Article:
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Arab Health Ministers Impose Age Limits on Hajj to Limit Flu


Arab health ministers, meeting in Cairo, have agreed to impose restrictions on this year's Muslim pilgrimage to Mecca in a bid to control the spread of the H1N1 swine flu virus. The ministers are forbidding those under age 12 and over age 65 from participating.

Growing fears of a flu epidemic across the Arab world is prompting Arab health ministers to restrict participation in this year's annual Hajj.

After an urgent meeting in Cairo, more than a dozen Arab health ministers agreed to prevent young and elderly Hajj candidates, as well as those with health problems, from traveling to Saudi Arabia for the annual event.

Saudi Arabia, which hosts the Hajj and grants visas to participants, first recommended restricting participation last month. The kingdom has had a number of H1N1 flu cases, and fears of a health crisis during the Hajj were behind the move.

Saudi Health Minister Abdullah al-Rabeeah urged the Arab press to inform the public about the decision to limit Hajj participation and noted that his country was increasing the number of flu shots on hand to control an eventual outbreak.

The Saudi Kingdom, he argues, is working to protect the health of pilgrims.

He says the recommendations on restricting Hajj participants have been approved and will be put into action, and hopefully, they will guarantee the safety of all those who want to perform their pilgrimage.

The Eastern Mediterranean regional director of the World Health Organization, Hussein Gezairi pointed out the recommendations of the health ministers would be enforced and that no visas would be granted unless Hajj candidates met all requirements.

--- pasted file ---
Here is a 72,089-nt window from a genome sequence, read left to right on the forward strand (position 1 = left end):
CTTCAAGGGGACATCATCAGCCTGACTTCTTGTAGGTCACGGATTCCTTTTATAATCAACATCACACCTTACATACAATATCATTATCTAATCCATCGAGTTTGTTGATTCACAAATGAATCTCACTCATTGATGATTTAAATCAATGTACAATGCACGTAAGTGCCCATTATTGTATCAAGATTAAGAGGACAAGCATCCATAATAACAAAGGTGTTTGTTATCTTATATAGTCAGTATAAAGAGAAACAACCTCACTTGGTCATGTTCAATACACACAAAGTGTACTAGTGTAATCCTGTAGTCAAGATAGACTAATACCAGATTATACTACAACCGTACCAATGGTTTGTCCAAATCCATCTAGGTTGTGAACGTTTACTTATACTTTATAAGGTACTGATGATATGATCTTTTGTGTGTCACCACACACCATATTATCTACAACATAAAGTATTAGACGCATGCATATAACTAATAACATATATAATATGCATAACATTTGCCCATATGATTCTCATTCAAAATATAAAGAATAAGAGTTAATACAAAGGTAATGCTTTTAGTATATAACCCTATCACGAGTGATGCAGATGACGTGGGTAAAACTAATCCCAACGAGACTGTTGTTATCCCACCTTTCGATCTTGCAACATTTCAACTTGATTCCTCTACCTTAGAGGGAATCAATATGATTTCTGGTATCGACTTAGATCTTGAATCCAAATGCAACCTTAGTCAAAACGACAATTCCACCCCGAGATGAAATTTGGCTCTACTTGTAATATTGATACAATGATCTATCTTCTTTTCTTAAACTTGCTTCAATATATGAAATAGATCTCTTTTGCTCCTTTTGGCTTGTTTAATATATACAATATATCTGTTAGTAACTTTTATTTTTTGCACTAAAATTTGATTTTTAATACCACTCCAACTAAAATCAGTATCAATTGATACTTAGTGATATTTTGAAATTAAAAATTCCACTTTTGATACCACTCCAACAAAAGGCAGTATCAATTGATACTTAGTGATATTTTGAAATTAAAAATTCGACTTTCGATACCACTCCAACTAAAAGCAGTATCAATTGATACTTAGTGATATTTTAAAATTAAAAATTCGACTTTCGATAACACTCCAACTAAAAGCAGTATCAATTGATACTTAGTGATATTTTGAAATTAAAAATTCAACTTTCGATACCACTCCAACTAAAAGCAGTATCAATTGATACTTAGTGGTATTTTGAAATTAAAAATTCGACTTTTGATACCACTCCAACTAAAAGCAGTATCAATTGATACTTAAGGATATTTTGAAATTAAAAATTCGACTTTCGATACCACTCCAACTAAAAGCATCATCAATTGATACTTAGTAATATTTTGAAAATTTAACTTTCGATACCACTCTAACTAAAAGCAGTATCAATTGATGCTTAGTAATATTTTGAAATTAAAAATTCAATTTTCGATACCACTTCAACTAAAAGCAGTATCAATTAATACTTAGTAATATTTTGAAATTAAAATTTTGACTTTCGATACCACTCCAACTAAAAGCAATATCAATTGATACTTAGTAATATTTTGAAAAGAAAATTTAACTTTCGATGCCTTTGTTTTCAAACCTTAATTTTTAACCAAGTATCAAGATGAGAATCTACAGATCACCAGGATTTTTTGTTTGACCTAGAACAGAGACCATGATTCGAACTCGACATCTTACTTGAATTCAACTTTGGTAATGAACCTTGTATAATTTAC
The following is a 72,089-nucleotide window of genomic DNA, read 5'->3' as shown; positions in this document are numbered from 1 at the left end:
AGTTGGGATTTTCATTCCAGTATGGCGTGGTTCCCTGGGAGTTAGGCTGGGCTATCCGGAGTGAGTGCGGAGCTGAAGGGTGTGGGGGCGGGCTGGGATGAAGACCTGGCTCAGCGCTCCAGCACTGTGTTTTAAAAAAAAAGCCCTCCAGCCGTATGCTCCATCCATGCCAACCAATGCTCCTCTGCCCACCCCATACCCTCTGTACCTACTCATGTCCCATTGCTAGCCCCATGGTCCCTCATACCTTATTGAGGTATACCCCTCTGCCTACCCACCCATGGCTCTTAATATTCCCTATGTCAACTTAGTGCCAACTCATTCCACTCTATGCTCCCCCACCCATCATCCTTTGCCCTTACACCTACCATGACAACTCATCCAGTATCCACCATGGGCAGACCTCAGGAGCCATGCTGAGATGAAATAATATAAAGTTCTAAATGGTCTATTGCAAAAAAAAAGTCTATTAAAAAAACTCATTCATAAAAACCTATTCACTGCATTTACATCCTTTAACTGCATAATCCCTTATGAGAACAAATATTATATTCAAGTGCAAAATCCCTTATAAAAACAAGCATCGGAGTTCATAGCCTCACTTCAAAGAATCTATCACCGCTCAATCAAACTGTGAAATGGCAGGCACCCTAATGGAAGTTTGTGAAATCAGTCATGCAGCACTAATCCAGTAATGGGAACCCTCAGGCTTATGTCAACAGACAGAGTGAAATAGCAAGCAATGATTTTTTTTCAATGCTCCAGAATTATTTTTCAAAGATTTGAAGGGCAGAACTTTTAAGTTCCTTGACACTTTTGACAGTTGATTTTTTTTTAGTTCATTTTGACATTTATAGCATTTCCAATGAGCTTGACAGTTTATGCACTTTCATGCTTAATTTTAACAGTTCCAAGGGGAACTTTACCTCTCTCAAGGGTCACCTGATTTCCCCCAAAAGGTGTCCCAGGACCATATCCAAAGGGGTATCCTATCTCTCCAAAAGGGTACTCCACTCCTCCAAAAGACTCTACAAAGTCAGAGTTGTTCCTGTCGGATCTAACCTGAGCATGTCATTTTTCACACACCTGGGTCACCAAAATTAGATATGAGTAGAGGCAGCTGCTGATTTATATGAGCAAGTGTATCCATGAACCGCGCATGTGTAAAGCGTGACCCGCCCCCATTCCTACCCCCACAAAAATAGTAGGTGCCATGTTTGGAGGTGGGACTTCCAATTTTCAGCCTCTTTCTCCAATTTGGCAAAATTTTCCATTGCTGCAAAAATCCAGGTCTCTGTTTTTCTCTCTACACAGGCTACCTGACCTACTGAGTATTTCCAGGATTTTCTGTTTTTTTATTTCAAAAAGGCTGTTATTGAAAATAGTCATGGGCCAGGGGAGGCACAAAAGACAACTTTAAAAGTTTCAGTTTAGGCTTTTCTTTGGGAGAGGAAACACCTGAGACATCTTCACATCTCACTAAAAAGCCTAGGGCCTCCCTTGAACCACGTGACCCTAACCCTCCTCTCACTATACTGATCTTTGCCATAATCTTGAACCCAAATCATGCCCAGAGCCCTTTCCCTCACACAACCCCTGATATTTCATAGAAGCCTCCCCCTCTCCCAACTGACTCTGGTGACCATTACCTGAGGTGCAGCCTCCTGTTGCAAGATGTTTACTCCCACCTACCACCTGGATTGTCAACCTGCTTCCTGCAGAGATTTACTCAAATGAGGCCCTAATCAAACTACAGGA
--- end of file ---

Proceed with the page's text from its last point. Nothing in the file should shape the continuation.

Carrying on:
He says organizational procedures were devised based on the categories that have been determined by the Saudi health minister. Centers to approve visa candidates will be set up, registered, and equipped under the Health Ministry to prevent anyone from obtaining visa documents that are not correctly approved.

Yemeni Health Minister Abdul Karim Rasae, who chaired the conference, said the decision to prevent vulnerable people from attending this year's Hajj was debated long and hard before being approved.

He says all the ministers profited from their discussions and the decisions that were arrived at stemmed from their debate and had not been cooked up in advance.

The Saudi government has the power to grant or deny visas according to its own discretion, and the Saudis indicated last month that participation in this year's Hajj should be restricted.

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